22. The computer readable storage medium of claim 14, wherein the predetermined set of pruning rules includes a vessel diameter pruning rule that causes the processor to prune a vessel from an outlet of the vessel towards an inlet of the vessel until the diameter of the vessel is one and a half millimeters.
23. The computer readable storage medium of claim 14, wherein the processor further is configured to perform a biophysical simulation for only pruned portions of the segmented vascular tree.
24. A method, comprising:
standardizing a segmented vascular tree using a predetermined set of pruning rules, thereby creating a standardized vascular tree;
performing a biophysical simulation for the standardized vascular tree; and
displaying the standardized vascular tree and a result of the biophysical simulation.
25. The method of claim 24, wherein computing the biophysical simulation includes performing a computational fluid dynamic simulation for the standardized vascular tree.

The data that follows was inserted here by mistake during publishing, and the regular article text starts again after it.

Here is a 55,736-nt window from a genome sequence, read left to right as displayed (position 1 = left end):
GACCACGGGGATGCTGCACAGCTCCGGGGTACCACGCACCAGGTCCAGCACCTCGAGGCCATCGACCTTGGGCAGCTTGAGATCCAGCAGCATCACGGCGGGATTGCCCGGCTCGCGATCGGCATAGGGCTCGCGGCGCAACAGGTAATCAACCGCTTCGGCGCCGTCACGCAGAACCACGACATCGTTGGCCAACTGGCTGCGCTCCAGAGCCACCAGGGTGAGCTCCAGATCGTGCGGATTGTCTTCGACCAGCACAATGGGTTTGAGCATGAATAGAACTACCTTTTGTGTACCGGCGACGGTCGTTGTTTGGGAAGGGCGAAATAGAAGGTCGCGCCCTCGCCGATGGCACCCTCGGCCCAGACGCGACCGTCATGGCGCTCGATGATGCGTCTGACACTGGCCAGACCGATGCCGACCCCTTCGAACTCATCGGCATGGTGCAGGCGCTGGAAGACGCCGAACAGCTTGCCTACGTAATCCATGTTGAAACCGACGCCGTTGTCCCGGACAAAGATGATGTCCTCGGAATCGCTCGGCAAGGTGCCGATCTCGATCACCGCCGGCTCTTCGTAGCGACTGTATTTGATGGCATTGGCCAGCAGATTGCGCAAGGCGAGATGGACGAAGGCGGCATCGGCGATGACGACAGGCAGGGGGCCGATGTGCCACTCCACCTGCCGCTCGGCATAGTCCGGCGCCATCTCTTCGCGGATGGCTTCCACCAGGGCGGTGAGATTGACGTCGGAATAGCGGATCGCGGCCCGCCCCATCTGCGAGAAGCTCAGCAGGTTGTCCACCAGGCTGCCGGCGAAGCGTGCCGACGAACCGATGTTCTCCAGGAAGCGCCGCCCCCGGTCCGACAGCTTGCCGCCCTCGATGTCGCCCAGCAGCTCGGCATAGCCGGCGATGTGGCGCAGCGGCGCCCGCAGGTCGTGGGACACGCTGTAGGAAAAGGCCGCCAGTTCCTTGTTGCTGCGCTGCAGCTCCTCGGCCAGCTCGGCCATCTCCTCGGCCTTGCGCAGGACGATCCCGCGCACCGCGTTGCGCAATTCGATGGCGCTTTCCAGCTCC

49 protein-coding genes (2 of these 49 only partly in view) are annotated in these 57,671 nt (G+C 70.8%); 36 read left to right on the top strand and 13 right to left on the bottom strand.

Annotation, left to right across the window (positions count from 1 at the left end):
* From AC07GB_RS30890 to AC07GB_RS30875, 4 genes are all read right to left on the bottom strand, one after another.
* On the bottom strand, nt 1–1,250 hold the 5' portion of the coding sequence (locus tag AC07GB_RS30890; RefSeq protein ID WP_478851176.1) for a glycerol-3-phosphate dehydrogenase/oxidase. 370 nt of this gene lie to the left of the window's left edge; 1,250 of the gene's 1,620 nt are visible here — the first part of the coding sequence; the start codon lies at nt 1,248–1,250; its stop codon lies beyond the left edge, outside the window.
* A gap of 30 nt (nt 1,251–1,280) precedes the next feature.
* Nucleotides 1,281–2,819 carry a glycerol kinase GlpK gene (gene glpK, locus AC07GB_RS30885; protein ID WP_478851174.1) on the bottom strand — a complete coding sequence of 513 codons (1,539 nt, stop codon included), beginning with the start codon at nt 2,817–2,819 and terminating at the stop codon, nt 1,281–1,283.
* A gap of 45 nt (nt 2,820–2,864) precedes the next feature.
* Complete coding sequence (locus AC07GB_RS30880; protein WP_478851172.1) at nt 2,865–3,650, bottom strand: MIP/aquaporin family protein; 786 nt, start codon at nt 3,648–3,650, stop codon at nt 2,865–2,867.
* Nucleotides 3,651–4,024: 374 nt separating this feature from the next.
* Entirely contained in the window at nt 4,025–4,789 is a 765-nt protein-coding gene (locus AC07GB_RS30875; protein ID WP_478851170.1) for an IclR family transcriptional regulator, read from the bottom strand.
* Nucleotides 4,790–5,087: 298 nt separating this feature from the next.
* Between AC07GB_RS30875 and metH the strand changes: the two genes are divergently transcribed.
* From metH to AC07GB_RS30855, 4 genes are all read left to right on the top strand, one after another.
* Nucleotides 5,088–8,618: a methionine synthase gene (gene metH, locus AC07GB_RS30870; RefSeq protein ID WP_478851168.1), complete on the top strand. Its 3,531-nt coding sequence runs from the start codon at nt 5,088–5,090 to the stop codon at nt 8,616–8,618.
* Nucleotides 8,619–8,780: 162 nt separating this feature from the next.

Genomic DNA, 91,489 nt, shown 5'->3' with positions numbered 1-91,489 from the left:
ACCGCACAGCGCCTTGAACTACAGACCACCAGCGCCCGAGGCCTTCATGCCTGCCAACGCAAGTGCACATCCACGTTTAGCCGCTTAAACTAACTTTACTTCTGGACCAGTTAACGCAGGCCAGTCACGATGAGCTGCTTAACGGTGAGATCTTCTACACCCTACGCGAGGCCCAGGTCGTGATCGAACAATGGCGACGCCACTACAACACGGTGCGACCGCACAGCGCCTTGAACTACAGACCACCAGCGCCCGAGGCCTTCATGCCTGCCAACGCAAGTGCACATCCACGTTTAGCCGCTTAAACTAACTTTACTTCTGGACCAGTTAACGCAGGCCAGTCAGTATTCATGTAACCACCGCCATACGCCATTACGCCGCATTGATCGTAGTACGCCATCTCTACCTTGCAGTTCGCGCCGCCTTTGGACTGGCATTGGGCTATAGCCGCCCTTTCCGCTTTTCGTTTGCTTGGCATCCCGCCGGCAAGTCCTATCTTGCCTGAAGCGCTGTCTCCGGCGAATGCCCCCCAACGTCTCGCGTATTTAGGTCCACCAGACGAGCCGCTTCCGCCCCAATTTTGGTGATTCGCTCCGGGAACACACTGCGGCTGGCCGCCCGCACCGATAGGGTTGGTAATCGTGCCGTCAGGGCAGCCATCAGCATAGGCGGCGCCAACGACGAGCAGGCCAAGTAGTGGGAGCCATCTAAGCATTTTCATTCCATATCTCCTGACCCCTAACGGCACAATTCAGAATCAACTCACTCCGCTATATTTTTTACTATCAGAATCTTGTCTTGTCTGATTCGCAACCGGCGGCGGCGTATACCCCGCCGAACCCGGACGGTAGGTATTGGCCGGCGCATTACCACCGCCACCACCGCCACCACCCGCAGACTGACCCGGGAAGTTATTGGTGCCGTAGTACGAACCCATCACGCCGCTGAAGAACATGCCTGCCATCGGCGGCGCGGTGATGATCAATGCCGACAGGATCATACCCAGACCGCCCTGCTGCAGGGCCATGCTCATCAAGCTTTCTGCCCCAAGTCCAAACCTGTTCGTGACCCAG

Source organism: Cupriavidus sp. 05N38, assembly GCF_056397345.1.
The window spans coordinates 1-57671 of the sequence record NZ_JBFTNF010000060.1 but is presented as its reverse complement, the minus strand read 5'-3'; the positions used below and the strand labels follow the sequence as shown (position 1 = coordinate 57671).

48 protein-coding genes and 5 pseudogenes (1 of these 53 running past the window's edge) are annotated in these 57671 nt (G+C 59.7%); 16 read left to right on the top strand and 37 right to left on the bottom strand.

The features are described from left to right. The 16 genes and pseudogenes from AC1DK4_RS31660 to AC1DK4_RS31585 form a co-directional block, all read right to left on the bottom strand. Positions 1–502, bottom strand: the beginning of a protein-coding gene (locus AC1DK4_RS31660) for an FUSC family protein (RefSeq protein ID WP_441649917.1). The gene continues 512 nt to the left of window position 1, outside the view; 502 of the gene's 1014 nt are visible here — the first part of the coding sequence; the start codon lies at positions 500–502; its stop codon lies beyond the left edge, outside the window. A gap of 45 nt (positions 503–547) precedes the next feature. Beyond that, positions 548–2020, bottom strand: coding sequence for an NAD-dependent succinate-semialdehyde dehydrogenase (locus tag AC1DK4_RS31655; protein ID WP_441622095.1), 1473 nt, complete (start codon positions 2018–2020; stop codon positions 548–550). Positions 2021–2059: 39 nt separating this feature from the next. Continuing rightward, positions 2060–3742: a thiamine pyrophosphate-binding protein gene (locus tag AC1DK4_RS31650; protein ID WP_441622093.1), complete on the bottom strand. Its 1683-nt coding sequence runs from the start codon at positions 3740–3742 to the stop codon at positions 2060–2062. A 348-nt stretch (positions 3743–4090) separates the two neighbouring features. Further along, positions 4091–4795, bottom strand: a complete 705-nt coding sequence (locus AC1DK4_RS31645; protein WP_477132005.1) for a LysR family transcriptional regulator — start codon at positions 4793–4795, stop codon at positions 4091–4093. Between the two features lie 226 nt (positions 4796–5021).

26. The method of claim 24, further comprising:
performing a biophysical simulation for pruned portions of the segmented vascular tree using the result of the biophysical simulation for the standardized vascular tree to determine boundary conditions; and
displaying results of the biophysical simulation for the standardized vascular tree and the pruned portions.
27. The method of claim 26, wherein performing a biophysical simulation for the pruned portions includes performing a computational fluid dynamic simulation for the pruned portions.